A tale of a seventeen year-old falling in love with her mid-40s manager may cause a grimace or two, but Jun Mayuzuki’s After the Rain is not about that. Instead, what appears to be about a weird romance transforms itself into a tale of regret and rekindling of lost dreams. Akira’s injury makes it hard for her to get back into the spirit of running, whereas Masami’s self-doubt and past mistakes keep him from being the author he wishes to become. It’s in their interactions with one another where both Akira and Masami slowly find their true callings once more, leading to heartache and determination from both co-workers. With its beautiful art style and relatable storytelling, After the Rain is one comedic drama worth running through a storm to read what happens next!
3. The Bride Was A Boy (Seven Seas Entertainment)
When was the last time you’ve read a very positive story about growing up transgendered? Chii’s The Bride Was A Boy takes her real-life story about transitioning from male-to-female, and manages to make one hell of a feel-good romantic comedy. Though it does skip on many of the hardships most transgendered people go through, it makes up for it with some real knowledge about the community, not to mention how Chii laughs at her past actions before coming out of her shell. Reading what she and Husband-kun go through in order to achieve a marital state is both funny and inspiring, with The Bride Was A Boy acting as a reminder to those in the LGBT community that happiness will come, even if one has to jump over many a hurdle to get there.
2. CITY (Vertical Comics)
How does Keiichi Arawi follow up an iconic comedy like Nichijou? With the way he’s tackled CITY, it’s to go all in with the crazy! Where his previous work placed most of its focus on a high school, Arawi goes even further with the antics of an entire town! An old landlady with kung-fu skills, a struggling manga writer, and an elderly man watching everything unfold on multiple screens are just the surface of what this offered in CITY. As always in Arawi’s fashion, the end result of each story is one that will have your sides aching and your heart melted. CITY is simply a blast to read, with its unpredictability and means of getting a laugh out of any reader being one of this year’s strongest and most absurd misadventures witnessed in manga form!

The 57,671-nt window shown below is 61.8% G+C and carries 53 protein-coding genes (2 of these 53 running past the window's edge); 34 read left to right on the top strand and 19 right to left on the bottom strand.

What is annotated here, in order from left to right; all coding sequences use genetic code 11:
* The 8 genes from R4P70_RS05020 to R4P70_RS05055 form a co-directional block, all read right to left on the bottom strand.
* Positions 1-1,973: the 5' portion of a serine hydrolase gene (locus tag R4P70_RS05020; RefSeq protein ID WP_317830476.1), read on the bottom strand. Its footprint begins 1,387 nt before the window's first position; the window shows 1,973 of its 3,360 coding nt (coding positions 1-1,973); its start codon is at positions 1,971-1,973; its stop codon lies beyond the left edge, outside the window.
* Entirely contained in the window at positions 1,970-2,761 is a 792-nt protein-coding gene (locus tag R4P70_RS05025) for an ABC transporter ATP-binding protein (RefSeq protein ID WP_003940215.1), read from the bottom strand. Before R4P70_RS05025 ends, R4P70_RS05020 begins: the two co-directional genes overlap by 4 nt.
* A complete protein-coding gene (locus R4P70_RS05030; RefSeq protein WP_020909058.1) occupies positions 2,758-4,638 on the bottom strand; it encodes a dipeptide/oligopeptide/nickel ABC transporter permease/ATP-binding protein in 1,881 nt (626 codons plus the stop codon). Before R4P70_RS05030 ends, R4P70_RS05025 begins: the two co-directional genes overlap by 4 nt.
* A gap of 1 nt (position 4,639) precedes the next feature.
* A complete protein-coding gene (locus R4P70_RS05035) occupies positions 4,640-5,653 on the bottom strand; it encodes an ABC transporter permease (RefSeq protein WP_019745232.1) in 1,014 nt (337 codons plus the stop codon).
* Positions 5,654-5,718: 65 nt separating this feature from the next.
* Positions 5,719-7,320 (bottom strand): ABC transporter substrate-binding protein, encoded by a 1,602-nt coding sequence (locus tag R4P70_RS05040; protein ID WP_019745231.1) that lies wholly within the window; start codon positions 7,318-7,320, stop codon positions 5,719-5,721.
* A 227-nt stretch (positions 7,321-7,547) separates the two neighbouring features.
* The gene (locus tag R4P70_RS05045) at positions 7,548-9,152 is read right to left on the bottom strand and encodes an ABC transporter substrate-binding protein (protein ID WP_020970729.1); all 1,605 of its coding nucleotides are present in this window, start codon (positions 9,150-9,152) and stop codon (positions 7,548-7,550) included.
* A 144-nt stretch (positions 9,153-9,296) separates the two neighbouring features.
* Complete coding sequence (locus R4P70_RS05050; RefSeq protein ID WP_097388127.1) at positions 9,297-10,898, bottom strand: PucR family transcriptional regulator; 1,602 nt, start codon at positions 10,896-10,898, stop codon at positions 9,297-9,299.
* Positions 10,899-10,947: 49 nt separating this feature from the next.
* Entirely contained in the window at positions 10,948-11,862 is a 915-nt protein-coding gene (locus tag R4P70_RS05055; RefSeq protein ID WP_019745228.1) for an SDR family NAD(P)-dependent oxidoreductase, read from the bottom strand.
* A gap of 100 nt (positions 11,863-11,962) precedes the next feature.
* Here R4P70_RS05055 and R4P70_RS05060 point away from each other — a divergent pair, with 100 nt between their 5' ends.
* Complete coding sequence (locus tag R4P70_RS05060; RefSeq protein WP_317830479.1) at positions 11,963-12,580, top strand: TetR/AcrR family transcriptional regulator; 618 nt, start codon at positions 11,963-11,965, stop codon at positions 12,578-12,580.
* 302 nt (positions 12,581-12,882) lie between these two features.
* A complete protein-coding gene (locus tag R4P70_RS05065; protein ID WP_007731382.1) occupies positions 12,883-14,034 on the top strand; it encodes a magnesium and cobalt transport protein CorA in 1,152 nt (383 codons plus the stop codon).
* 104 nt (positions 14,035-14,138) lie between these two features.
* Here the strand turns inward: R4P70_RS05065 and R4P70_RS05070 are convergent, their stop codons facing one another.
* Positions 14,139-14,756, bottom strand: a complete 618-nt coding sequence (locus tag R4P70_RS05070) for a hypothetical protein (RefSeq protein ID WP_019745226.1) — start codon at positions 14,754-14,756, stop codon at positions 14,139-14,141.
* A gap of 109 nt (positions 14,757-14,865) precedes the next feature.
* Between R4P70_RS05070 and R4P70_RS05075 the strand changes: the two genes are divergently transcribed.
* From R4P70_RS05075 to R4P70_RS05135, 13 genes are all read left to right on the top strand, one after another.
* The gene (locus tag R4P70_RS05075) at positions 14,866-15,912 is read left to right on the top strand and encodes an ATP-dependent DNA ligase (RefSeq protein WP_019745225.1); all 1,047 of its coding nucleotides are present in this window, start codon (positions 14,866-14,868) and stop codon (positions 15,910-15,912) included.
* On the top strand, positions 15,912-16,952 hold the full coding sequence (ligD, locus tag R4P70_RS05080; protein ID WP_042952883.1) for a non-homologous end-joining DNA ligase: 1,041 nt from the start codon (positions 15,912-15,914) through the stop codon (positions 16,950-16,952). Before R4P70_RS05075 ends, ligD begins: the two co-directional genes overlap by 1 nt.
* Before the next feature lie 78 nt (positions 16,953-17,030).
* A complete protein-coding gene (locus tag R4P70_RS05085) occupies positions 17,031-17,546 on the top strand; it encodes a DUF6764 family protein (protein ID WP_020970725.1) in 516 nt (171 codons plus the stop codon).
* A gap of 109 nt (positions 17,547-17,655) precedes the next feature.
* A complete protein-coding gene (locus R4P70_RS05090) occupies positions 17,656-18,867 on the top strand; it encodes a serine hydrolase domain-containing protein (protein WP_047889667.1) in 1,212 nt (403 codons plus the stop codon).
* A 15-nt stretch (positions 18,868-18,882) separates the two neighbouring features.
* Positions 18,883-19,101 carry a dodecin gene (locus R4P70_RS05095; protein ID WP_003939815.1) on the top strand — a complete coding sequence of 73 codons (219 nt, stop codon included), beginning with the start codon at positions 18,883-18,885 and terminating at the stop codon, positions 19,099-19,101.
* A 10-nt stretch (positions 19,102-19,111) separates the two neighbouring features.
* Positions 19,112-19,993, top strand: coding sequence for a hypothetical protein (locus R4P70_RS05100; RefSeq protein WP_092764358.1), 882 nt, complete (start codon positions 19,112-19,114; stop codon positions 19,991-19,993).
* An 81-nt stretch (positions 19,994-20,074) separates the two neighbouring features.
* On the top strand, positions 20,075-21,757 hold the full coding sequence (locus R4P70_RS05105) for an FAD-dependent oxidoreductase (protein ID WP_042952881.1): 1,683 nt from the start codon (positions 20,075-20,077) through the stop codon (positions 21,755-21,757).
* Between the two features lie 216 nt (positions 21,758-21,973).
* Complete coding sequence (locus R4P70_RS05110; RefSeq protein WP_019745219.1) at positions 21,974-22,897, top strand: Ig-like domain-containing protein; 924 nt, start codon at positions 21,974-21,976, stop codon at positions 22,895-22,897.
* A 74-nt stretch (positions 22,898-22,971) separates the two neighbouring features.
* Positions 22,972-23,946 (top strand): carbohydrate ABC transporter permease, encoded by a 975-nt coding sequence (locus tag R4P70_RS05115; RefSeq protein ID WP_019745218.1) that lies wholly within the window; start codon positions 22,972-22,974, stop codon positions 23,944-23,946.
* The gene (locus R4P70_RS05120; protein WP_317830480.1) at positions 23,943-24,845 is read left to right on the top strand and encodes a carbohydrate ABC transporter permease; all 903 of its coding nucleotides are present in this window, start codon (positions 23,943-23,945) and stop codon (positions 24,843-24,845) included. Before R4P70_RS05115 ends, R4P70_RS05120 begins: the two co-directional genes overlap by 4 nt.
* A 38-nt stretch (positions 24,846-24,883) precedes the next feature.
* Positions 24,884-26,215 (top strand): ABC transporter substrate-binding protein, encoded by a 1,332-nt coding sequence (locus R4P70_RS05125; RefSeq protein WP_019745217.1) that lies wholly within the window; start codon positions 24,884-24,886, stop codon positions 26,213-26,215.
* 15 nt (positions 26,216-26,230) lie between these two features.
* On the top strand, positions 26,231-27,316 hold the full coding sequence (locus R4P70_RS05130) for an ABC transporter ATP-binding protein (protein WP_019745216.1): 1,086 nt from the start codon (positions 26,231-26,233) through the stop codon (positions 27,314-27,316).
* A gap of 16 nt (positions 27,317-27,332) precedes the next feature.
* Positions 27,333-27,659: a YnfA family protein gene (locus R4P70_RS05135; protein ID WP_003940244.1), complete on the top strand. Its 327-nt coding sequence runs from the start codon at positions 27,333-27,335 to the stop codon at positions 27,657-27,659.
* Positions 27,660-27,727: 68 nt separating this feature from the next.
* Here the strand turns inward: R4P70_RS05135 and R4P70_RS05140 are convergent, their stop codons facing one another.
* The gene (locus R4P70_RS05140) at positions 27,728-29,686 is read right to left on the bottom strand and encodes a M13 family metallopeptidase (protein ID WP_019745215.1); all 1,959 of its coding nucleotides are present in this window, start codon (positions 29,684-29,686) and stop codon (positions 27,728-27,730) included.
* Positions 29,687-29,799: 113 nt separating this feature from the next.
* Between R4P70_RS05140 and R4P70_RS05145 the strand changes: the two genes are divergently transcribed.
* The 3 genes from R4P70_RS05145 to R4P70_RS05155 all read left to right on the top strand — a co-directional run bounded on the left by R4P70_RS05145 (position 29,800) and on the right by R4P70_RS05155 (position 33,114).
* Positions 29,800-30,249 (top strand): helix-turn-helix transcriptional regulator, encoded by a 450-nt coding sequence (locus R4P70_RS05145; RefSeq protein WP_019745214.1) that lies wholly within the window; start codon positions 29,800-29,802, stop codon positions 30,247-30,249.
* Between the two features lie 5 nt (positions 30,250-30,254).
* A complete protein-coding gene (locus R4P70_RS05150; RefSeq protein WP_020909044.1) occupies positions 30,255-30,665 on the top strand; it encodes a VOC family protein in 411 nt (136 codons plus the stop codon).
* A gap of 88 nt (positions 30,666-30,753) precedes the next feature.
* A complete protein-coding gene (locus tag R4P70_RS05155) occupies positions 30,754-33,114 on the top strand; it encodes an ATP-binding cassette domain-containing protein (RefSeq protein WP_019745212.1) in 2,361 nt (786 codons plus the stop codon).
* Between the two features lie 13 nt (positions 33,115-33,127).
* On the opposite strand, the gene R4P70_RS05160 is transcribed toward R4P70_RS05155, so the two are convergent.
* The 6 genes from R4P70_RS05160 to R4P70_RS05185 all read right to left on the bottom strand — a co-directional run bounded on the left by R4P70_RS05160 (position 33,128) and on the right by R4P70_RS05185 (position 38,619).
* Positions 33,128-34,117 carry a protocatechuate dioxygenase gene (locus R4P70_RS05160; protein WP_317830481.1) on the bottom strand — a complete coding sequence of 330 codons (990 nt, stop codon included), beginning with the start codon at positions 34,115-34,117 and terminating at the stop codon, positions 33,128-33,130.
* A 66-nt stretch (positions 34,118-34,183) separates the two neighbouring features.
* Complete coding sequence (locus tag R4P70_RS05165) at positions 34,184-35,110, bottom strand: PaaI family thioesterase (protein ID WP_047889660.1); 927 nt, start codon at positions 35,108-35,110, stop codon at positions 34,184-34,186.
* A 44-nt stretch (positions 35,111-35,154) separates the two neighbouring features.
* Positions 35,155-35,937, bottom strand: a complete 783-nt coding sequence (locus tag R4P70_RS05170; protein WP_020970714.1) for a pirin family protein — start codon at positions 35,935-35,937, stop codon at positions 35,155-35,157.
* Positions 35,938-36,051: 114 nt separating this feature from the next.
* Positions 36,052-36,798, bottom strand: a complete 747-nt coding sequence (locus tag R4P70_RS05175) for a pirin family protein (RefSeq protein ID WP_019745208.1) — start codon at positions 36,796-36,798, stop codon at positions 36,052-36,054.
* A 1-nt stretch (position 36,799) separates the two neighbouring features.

1. Dr. STONE (VIZ Media)
Very rarely does a shonen manga series deliver something that’s both equally smart and exciting. Eyeshield 21 creator Riichiro Inagaki and Korean artist Boichi make such a task look like child’s play with Dr. STONE, the story of humanity slowly waking up from a stone-encapsulated slumber. The brains of Senku and the brawn of Taiju concoct a best friends pairing that has both shouldering one another’s strengths and weaknesses. They tackle the harsh and wild world they’ve woken up in with the aid of science and a couple of powerful muscles, sometimes with success and other times…well, not so much. On every page, Dr. STONE delivers with strong intelligence, beautiful art, and some fantastic bonding between two pals on a race to save their friends and the rest of the world. As Senku often says, "Get excited."